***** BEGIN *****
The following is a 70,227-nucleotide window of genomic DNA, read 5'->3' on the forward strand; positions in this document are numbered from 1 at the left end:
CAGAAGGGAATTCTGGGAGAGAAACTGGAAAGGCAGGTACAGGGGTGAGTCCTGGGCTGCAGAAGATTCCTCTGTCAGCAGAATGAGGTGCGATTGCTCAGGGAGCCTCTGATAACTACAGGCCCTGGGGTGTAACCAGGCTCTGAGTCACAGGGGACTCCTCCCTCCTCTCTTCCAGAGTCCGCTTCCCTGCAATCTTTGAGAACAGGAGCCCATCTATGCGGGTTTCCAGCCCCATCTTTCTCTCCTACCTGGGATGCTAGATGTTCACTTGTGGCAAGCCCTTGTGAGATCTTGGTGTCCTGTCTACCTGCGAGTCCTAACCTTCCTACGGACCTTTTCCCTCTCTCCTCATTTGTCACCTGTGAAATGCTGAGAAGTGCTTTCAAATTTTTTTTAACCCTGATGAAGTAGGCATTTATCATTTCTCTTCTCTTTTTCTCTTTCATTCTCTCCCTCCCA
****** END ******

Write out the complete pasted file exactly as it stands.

The following is a 70,227-nucleotide window of genomic DNA, read 5'->3' on the forward strand; positions in this document are numbered from 1 at the left end:
CAGAAGGGAATTCTGGGAGAGAAACTGGAAAGGCAGGTACAGGGGTGAGTCCTGGGCTGCAGAAGATTCCTCTGTCAGCAGAATGAGGTGCGATTGCTCAGGGAGCCTCTGATAACTACAGGCCCTGGGGTGTAACCAGGCTCTGAGTCACAGGGGACTCCTCCCTCCTCTCTTCCAGAGTCCGCTTCCCTGCAATCTTTGAGAACAGGAGCCCATCTATGCGGGTTTCCAGCCCCATCTTTCTCTCCTACCTGGGATGCTAGATGTTCACTTGTGGCAAGCCCTTGTGAGATCTTGGTGTCCTGTCTACCTGCGAGTCCTAACCTTCCTACGGACCTTTTCCCTCTCTCCTCATTTGTCACCTGTGAAATGCTGAGAAGTGCTTTCAAATTTTTTTTAACCCTGATGAAGTAGGCATTTATCATTTCTCTTCTCTTTTTCTCTTTCATTCTCTCCCTCCCA